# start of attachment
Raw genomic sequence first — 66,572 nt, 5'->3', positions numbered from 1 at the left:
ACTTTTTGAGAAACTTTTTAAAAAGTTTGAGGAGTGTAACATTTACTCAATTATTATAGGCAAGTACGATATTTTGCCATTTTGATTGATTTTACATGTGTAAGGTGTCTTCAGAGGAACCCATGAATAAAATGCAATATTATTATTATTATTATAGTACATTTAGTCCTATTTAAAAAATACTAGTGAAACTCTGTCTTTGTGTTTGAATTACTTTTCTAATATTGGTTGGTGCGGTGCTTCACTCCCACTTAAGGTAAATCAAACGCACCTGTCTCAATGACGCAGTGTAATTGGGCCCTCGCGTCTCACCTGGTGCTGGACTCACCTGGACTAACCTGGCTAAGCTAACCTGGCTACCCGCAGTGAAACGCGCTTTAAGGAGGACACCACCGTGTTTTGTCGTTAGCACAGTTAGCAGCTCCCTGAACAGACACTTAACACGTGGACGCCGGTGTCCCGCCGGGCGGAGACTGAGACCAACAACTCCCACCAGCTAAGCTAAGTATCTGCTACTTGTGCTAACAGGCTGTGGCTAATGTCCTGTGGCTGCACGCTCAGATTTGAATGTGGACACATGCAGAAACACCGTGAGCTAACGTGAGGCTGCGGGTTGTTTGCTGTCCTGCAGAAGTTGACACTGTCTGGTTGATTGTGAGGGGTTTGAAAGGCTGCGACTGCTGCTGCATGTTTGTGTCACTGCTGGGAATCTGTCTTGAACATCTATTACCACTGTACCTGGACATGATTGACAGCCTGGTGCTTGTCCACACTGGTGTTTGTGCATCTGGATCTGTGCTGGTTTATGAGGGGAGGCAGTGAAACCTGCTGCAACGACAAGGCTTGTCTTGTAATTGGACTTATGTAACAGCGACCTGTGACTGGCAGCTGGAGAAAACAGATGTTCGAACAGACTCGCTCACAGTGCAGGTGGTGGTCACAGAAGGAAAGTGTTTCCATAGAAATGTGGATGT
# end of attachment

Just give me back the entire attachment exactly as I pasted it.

Raw genomic sequence first — 66,572 nt, 5'->3', positions numbered from 1 at the left:
ACTTTTTGAGAAACTTTTTAAAAAGTTTGAGGAGTGTAACATTTACTCAATTATTATAGGCAAGTACGATATTTTGCCATTTTGATTGATTTTACATGTGTAAGGTGTCTTCAGAGGAACCCATGAATAAAATGCAATATTATTATTATTATTATAGTACATTTAGTCCTATTTAAAAAATACTAGTGAAACTCTGTCTTTGTGTTTGAATTACTTTTCTAATATTGGTTGGTGCGGTGCTTCACTCCCACTTAAGGTAAATCAAACGCACCTGTCTCAATGACGCAGTGTAATTGGGCCCTCGCGTCTCACCTGGTGCTGGACTCACCTGGACTAACCTGGCTAAGCTAACCTGGCTACCCGCAGTGAAACGCGCTTTAAGGAGGACACCACCGTGTTTTGTCGTTAGCACAGTTAGCAGCTCCCTGAACAGACACTTAACACGTGGACGCCGGTGTCCCGCCGGGCGGAGACTGAGACCAACAACTCCCACCAGCTAAGCTAAGTATCTGCTACTTGTGCTAACAGGCTGTGGCTAATGTCCTGTGGCTGCACGCTCAGATTTGAATGTGGACACATGCAGAAACACCGTGAGCTAACGTGAGGCTGCGGGTTGTTTGCTGTCCTGCAGAAGTTGACACTGTCTGGTTGATTGTGAGGGGTTTGAAAGGCTGCGACTGCTGCTGCATGTTTGTGTCACTGCTGGGAATCTGTCTTGAACATCTATTACCACTGTACCTGGACATGATTGACAGCCTGGTGCTTGTCCACACTGGTGTTTGTGCATCTGGATCTGTGCTGGTTTATGAGGGGAGGCAGTGAAACCTGCTGCAACGACAAGGCTTGTCTTGTAATTGGACTTATGTAACAGCGACCTGTGACTGGCAGCTGGAGAAAACAGATGTTCGAACAGACTCGCTCACAGTGCAGGTGGTGGTCACAGAAGGAAAGTGTTTCCATAGAAATGTGGATGT